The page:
The creation of technology that affords for the design of artificial enzymes is a new branch of biochemical engineering with the objective to solve the looming global catastrophe including food shortages, energy crisis, novel diseases, climate change and environmental degradation. However, the development of science and technology that will lead to the design of artificial enzymes depends on availability of scientists with a broad range of expertise including chemistry and physics of chemical bonding, structural biochemistry of macromolecular interactions, theoretical physics and mathematics with the focus on computer modeling of dynamic docking of macromolecules. Our previous experience in university STEM education led us to conclude that in order to train future scientists with a broad expertise in STEM, it is critical for high school students to learn interdisciplinary concepts of STEM courses at an earlier age. In this article, we describe the first phase of a STEM project that involved introducing students to STEM curriculum designed to steer high school students' interest towards biochemical engineering and pharmacology. In addition, we present the outline of the STEM curriculum, along with user-friendly tutorials of AutoDock Vina, AutoDock Tools and PyMol programs that we designed to teach secondary STEM students computer modeling and docking of macromolecules. STEM high school students performed multiple exercises to understand how the potential pharmacological agents, cardiotoxins from cobra venom, interact with mitochondrial phospholipids in order to gain a deep understanding of elevated biophysical and biochemical concepts in protein drug interactions with biomembranes. We also present the results of evaluative assessments that tested students' knowledge and skills that students gained following the completion of our pilot STEM course. In brief, the assessment results showed that the students successfully acquired a high level of understanding in structural biophysics and biochemistry. Importantly, this paper provides strong proof-of-concept that our pilot STEM curriculum can be successfully integrated in the traditional American and Chinese high school classroom. The curriculum and tutorials presented in this article could be used by college and high school teachers and students in STEM classes and to support undergraduate university courses in Pharmacology, Inorganic and Organic Chemistry, Biochemistry and Structural Biology for classroom instructions and homework assignments.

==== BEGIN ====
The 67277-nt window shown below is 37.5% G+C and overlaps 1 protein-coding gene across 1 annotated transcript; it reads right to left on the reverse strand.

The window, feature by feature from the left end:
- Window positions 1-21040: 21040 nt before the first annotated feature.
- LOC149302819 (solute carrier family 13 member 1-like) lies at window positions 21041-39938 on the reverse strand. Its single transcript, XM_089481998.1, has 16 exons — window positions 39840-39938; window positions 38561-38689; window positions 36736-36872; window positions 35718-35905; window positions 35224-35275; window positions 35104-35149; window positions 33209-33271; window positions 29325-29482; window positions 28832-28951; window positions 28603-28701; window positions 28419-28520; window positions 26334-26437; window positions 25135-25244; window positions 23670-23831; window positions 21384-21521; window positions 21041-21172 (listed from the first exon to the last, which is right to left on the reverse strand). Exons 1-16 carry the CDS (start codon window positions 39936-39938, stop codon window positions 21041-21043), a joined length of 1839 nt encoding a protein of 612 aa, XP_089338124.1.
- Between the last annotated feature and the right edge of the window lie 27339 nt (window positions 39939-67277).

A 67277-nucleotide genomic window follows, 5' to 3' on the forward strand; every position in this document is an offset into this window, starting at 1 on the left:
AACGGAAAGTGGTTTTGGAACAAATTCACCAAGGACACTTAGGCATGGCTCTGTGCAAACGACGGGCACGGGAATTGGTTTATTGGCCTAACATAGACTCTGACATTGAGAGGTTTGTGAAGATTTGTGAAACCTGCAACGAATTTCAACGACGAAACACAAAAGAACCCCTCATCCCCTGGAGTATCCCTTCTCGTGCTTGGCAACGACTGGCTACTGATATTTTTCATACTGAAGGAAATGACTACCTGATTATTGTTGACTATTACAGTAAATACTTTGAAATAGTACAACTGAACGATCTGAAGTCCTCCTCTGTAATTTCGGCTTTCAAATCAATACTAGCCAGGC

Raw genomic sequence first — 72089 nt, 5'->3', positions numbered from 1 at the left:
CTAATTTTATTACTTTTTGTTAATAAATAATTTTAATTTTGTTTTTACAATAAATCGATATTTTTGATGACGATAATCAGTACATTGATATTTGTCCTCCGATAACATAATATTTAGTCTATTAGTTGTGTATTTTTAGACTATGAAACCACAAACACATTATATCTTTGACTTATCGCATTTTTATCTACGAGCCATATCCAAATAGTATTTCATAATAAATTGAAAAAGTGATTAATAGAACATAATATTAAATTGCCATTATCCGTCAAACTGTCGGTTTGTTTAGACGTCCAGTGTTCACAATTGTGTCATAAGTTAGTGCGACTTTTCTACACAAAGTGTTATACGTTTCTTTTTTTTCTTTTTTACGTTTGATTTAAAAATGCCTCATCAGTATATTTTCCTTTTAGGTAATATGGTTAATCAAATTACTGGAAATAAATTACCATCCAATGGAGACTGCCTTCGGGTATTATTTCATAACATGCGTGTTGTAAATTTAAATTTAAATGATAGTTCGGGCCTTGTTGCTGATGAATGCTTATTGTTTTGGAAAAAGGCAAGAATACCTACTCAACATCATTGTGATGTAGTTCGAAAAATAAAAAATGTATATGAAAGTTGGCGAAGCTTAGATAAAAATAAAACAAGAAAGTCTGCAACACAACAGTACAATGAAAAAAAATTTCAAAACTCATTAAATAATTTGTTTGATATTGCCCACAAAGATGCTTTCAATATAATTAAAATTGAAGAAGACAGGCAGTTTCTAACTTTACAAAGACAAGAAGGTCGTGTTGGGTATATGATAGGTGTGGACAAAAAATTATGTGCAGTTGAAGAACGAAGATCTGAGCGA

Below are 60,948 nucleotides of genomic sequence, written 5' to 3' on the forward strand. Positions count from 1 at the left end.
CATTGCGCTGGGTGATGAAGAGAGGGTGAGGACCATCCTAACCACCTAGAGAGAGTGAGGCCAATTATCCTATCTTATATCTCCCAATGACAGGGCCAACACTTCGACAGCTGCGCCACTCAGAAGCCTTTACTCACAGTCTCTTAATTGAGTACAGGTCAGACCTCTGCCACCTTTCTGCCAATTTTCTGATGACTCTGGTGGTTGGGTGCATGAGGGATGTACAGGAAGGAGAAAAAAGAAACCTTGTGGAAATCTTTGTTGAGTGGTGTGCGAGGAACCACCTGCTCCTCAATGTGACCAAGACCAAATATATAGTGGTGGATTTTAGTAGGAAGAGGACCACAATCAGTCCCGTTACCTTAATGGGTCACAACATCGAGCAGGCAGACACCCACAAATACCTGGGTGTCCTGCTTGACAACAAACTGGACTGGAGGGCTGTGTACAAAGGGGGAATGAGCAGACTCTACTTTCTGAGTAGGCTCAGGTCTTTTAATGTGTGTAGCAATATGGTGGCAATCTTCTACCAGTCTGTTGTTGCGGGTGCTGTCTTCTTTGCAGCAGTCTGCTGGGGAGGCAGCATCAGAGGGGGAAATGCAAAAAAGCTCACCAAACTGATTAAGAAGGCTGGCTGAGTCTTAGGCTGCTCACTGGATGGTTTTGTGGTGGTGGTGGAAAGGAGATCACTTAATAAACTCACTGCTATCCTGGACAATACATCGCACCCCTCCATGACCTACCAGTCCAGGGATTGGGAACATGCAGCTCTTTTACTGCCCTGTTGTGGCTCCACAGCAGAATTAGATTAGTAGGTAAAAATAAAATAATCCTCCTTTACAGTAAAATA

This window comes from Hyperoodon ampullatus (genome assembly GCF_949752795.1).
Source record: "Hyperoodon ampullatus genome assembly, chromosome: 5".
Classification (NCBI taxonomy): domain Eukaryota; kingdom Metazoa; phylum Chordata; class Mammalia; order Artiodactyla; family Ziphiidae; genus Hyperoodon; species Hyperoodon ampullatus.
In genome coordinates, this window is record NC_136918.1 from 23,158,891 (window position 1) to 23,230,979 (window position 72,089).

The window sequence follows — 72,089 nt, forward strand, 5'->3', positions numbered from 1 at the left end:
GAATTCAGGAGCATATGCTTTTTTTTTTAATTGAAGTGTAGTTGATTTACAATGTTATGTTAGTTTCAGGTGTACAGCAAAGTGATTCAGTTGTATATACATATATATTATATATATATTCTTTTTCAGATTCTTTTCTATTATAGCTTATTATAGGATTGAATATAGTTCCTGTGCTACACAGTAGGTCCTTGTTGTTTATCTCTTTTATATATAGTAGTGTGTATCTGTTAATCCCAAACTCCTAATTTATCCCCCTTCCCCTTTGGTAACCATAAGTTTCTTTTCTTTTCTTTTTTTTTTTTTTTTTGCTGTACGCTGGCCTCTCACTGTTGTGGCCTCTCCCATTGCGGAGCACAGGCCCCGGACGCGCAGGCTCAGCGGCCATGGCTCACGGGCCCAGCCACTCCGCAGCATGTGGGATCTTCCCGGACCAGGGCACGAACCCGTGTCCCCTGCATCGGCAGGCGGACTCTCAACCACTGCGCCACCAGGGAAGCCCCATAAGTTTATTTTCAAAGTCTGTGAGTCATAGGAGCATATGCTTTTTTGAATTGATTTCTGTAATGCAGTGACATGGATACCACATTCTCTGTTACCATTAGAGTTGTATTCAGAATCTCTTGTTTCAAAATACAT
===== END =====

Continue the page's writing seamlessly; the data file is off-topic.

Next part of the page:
Keywords: Assessment of conceptual understanding of intermolecular interactions and mechanisms of pharmacologically potent natural toxins; STEM curriculum focused on Biochemistry and Pharmacology; Tutorials on docking of pharmacologically relevant cardiotoxins with mitochondrial phospholipids.